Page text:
• Protect your right to a fair hearing by objecting to improper evidence and procedures.
  • Cross-examine Social Security Administration witnesses at your hearing.
  • Present a closing statement at your hearing arguing that you are entitled to benefits under Social Security Regulations.
  • Submit a written summary of the evidence and a legal argument to the Administrative Law Judge.
  • Review, suggest changes or make legal objections to written questions which are sometimes sent to a doctor by the Administrative Law Judge after a hearing requesting an additional medical opinion.
  • If you win, make sure that the Social Security Administration correctly calculates your benefits.
  • If you lose, request a review of the Hearing Decision by the SSA Appeals Council.
  • If necessary, represent you in a federal court review of your case.

When Should I Contact Kalfus & Nachman to Represent Me?

The sooner the better. However, the place where representation most often makes a difference in the outcome of your case is at the hearing stage. So, it is very important that you arrange for attorney representation early enough to allow time for hearing preparation.

It is best to call Kalfus & Nachman as soon as your application for benefits is denied. Much pre-hearing preparation, analysis and evidence-gathering go into adequate representation in a Social Security case. The earlier our firm is able to start preparing for your hearing, the better.

What If I've Already Lost a Hearing?

If you are still within 60 days of the date of receipt of a hearing decision denying benefits or even a denial decision from the Social Security Appeals Council, it may not be too late. You should contact Kalfus & Nachman immediately. Sometimes an experienced attorney can still find a way to win your case at the Appeals Council or in federal court.

What Information Will Kalfus & Nachman Need?

When you go for your first meeting with your attorney, bring all your Social Security papers: denial notices, decisions, appeal forms, etc. If you have medical records, bring them, too. It would also be helpful to take to your attorney the following information: the names and addresses of all doctors you have seen for your medical problems, the dates and number of times you have seen the doctors; the names and addresses of all hospitals where you have been treated as an inpatient or outpatient and the dates; the names and addresses of your employers during the last 15 years, dates of employment by each employer and a brief description of your job duties; and the name of each medication you are presently taking, the dosage and the names of the prescribing doctor.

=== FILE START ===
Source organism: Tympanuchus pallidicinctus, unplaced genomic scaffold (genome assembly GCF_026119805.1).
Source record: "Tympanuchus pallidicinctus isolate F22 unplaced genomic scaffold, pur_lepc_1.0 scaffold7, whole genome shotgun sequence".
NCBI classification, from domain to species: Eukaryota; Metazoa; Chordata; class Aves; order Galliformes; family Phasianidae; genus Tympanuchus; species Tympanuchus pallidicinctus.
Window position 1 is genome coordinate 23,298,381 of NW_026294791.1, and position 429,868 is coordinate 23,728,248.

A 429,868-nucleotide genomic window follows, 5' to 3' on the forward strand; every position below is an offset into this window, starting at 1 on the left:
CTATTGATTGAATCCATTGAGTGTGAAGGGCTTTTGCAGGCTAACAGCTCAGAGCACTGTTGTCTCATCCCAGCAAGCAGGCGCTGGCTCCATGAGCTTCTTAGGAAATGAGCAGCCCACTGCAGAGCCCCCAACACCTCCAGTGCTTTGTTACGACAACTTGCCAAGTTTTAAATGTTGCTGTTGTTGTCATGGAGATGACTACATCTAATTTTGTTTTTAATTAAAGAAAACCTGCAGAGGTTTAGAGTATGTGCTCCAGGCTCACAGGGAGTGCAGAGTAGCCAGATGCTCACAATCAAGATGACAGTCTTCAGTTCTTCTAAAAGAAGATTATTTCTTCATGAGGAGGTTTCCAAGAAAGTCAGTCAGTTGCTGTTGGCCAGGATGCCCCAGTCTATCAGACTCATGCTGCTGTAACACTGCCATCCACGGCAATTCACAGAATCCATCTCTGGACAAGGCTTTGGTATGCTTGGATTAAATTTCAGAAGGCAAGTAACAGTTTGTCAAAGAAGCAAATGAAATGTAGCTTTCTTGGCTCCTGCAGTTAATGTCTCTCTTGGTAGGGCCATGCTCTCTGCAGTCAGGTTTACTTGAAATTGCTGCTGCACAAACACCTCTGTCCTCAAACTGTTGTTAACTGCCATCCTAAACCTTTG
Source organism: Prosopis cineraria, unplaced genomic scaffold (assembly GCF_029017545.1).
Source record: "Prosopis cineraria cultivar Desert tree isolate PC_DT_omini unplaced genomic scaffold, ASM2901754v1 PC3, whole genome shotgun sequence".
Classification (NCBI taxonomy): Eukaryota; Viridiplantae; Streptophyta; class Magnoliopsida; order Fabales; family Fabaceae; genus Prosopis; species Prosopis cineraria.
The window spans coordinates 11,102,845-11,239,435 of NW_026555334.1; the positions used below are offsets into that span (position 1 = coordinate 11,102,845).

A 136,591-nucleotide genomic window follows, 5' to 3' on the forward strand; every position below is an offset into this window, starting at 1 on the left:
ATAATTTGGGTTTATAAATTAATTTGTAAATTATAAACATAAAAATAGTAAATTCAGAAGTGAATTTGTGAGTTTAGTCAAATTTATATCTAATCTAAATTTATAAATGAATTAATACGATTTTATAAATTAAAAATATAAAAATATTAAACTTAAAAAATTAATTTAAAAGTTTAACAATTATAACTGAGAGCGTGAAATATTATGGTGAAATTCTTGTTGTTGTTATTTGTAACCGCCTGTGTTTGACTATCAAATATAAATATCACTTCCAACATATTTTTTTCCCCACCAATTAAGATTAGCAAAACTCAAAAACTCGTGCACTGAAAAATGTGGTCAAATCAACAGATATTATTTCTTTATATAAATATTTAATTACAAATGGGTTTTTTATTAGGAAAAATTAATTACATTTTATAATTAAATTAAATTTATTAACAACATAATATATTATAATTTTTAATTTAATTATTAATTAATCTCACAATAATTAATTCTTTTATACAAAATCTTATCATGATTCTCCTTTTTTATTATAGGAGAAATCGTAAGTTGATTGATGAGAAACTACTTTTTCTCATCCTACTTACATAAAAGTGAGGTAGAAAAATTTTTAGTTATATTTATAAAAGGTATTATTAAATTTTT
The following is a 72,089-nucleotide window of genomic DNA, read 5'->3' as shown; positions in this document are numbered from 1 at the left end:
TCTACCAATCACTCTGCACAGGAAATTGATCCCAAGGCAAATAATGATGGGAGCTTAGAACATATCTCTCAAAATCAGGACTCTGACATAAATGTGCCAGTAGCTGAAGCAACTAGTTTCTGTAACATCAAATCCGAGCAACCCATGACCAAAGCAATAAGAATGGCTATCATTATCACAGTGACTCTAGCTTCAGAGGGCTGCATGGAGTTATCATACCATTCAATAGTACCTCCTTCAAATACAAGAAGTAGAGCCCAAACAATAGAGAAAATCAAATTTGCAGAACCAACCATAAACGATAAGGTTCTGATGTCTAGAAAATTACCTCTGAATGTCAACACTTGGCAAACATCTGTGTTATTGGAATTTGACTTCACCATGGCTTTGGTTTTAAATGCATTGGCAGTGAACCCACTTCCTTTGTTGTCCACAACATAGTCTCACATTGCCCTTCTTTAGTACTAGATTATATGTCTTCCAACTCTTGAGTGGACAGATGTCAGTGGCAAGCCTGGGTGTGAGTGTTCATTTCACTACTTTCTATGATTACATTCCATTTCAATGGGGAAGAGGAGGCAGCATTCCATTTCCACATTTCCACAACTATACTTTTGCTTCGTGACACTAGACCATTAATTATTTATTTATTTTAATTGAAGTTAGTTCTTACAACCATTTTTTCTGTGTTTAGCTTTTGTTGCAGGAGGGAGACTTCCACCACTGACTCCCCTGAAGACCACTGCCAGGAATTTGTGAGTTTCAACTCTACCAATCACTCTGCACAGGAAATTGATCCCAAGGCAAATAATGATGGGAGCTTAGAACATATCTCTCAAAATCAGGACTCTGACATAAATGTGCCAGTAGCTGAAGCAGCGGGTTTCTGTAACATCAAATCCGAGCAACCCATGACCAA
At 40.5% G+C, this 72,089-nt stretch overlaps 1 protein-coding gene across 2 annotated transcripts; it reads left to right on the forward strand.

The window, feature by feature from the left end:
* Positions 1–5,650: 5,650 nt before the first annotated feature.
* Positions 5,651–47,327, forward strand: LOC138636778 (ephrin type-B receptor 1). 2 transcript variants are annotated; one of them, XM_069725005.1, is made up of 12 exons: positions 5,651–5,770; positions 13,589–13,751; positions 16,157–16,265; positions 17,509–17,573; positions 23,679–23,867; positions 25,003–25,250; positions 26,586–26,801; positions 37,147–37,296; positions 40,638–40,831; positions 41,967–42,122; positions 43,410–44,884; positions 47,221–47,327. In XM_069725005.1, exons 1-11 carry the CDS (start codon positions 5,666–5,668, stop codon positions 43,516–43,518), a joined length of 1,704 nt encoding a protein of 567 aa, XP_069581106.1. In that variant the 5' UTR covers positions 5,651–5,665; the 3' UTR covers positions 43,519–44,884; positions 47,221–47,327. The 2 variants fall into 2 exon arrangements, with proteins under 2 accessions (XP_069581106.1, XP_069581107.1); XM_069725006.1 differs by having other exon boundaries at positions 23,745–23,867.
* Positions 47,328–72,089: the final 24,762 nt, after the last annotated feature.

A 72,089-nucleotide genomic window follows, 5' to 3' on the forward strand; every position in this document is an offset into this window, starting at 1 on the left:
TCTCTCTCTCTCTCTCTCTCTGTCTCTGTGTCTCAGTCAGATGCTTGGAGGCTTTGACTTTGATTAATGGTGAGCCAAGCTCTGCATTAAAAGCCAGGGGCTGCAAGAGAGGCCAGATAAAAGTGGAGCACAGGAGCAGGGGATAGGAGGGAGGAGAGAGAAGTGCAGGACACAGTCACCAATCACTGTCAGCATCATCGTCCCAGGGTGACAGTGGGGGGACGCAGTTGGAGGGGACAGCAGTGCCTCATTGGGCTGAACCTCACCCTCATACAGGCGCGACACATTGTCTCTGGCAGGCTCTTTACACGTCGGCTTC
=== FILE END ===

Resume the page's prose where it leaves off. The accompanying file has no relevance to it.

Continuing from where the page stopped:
How Much Does It Cost to Hire Kalfus & Nachman?

Kalfus & Nachman will accept most Social Security cases on a contingent fee basis of 25% of past due benefits. There is no fee if you lose although you will be obligated to pay any out-of-pocket expenses incurred by the attorney representing you. Such expenses usually involve charges for copying medical records and payments to doctors for medical reports. In a few cases, we use a different method of calculating a fee. In Social Security Disability cases the Social Security Administration will withhold 25% of past-due benefits for payment of attorney's fees. Your regular monthly benefits will not be affected. In SSI cases, it is your responsibility to pay your attorney from the lump sum check you receive.

Social Security regulations require that attorney fees be approved by the Social Security Administration prior to payment.

If you're having trouble getting the social security disability benefits you need, call (800) 361-0430 or contact Kalfus & Nachman online for your free legal consultation. We serve clients in Norfolk, Hampton, Newport News, Portsmouth, Roanoke, and Virginia Beach, Virginia.